Esprit des Balkans (Balkan Spirit)

Album title:
Balkan Spirit
Composer(s):
Folk music
Works:
Serbian, Greek, Turkish, Romanian, Bulgarian, Sephardic & Gypsy music
Performer:
Mihailo Blam, Gyula Csik, Vilmos Csikos, Valeri Dimchev, Bora Dugic, Tcha Limberger, Slobodan Prodanovic, Dimitri Psonis, Moslem Rahal, Zacharias Spyridakis; Hespèrion XXI/Jordi Savall
Label:
Alia Vox
Catalogue Number:
AVSA9898
Performance:
starstarstarstarstar
Recording:
starstarstarstarstar
5
Reviewer:
BBC Music Magazine
Esprit des Balkans (Balkan Spirit)

 

Jordi Savall’s crusade for cultural peace in the strife-torn countries bordering the eastern Mediterranean continues, even after the tragic death of his wife and muse Montserrat Figueras who was so associated with this cause. This new CD – released with a chunky little book in 13 languages – brings the focus onto a musical realm which has long hovered on the fringe of his explorations. Prompted by a concert he gave in Sarajevo last year, he is now embarking on a project devoted to the music of the Gypsy and Sephardic diasporas in the Balkans.

Savall observes in his booklet essay that the Balkans can just as legitimately be seen as the cradle of European civilisation as they can the powder keg for war. Against the strife they have witnessed – from the Christian defeat by the Ottomans in the 16th century to the terrible inter-ethnic massacres of the 1990s – should be set the fact that the Ottomans traditionally adopted a very civilised live-and-let-live attitude to their non-Muslim subjects: all they had to do for a quiet life was accept Muslim rule and pay their taxes. The Balkans, he says, are that ‘other Europe’ with which Western Europeans must now get to grips.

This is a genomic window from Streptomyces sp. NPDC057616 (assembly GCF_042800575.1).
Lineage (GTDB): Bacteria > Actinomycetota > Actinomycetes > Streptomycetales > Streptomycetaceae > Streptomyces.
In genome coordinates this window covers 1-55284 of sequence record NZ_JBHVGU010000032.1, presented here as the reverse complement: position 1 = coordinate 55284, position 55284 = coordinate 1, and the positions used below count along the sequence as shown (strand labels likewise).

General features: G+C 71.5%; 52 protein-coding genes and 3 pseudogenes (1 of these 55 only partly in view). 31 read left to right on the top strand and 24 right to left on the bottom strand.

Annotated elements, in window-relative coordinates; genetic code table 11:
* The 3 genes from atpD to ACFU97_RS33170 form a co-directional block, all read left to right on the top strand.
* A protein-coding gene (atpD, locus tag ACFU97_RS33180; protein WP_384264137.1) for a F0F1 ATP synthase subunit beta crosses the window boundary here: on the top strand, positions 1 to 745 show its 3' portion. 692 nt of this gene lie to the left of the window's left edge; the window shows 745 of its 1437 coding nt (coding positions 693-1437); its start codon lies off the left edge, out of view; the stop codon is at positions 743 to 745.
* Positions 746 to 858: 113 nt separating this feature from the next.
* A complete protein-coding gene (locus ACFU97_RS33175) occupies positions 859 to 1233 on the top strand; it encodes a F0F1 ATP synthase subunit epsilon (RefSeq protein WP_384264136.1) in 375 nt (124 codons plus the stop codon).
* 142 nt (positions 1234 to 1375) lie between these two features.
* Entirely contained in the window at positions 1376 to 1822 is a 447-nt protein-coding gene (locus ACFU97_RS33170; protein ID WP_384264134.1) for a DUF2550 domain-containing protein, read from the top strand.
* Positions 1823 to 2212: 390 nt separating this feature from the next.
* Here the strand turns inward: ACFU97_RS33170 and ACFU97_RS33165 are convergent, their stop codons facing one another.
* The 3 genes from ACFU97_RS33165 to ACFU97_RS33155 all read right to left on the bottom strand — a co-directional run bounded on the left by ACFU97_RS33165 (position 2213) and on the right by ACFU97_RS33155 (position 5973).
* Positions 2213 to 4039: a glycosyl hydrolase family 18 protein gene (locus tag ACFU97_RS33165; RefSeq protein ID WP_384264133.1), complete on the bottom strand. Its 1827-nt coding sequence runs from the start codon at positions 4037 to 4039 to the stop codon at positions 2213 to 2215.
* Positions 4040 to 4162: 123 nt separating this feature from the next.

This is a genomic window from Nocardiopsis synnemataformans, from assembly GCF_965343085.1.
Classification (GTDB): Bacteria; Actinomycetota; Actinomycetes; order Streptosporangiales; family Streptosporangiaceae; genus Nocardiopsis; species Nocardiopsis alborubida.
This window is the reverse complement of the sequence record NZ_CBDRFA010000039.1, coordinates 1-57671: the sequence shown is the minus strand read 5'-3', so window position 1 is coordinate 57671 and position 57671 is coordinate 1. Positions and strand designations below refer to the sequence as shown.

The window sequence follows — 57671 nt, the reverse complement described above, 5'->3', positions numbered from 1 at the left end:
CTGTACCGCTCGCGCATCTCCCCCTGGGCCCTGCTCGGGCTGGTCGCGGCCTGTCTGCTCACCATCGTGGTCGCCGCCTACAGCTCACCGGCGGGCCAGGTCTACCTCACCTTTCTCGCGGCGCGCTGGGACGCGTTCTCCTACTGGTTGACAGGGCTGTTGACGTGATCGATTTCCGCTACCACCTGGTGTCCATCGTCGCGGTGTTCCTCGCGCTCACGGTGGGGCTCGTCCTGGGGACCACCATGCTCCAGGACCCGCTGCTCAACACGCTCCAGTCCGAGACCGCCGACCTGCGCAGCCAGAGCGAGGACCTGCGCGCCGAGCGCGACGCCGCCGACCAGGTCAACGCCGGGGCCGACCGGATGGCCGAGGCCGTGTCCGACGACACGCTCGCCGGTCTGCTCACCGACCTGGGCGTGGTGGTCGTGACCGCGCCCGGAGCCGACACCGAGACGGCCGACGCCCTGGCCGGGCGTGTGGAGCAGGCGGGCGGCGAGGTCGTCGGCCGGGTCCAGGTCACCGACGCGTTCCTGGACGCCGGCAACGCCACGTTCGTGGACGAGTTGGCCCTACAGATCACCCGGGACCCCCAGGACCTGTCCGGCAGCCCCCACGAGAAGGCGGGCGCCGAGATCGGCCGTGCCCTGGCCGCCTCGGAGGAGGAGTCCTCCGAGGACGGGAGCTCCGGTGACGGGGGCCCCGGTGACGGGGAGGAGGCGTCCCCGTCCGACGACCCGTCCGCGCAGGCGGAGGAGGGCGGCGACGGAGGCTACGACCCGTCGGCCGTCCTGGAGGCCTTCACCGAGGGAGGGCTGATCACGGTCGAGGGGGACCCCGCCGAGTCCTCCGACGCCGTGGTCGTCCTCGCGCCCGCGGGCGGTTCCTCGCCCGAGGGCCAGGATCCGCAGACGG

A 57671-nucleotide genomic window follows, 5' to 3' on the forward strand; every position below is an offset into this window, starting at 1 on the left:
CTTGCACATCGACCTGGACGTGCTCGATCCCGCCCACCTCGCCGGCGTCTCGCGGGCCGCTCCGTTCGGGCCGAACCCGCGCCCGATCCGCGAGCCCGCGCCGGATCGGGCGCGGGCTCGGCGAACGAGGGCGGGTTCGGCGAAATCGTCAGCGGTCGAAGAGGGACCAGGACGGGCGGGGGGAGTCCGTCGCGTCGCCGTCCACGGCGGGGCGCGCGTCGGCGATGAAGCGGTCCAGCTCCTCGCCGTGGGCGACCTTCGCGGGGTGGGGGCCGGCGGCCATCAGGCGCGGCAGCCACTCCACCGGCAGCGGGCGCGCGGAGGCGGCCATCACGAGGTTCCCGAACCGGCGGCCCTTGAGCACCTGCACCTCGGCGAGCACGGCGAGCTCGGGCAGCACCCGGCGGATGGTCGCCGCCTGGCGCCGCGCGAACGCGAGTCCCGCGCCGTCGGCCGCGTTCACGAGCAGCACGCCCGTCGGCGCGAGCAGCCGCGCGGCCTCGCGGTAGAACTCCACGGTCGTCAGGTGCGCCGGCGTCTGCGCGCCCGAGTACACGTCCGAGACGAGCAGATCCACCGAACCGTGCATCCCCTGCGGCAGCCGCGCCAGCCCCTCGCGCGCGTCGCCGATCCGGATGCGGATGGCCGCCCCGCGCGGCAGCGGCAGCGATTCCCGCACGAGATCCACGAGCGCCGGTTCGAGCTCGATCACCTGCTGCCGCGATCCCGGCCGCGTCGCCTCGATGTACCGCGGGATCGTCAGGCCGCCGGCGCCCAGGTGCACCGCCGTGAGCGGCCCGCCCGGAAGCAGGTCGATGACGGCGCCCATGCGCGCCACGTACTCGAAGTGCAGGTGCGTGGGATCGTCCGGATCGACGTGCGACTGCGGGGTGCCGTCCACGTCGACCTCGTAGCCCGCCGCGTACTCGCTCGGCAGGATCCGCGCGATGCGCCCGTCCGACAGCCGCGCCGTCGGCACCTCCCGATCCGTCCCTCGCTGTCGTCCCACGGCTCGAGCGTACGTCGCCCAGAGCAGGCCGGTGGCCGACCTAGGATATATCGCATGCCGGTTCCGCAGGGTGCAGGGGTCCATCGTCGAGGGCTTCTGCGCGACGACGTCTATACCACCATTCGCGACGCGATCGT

This is an entrancing CD, with dances, laments, and feast-day songs linked in a slow-quick-slow structure. Perhaps as an implicit tribute to Montserrat Figueras, there are no vocal numbers, but the musicians Savall has assembled from the relevant countries display a wonderful range of virtuosity. It’s a shame the strictly musicological information in the book is so inadequate, because much could have been made of the variety of guises in which the flute and the fiddle make their appearance. In the hands of Bora Drugi´c, the humble frula – Serbia’s answer to the recorder – can get the joint jumping in a rollicking dance, or call up wistful nostalgia; on the longer, end-blown kaval, Nedyalko Nedyalkov can evoke the immense sadness of a Gypsy lament, or weave dainty patterns in a Cretan circle dance. Peyo Peev’s nimbleness with the bowed Bulgarian gadulka is matched by Derya Türkan’s on the kemanche spike-fiddle. Gyula Csík’s cimbalom finds its Middle-Eastern answer in the plucked kanun. And as one might expect, the violin proper surfaces all over the place. At the end Savall plays a newly-composed elegy on the soprano viola da gamba for a woman who has left the village to get married in the big city: there could be no more moving testament to the wife who has gone on ahead.

Michael Church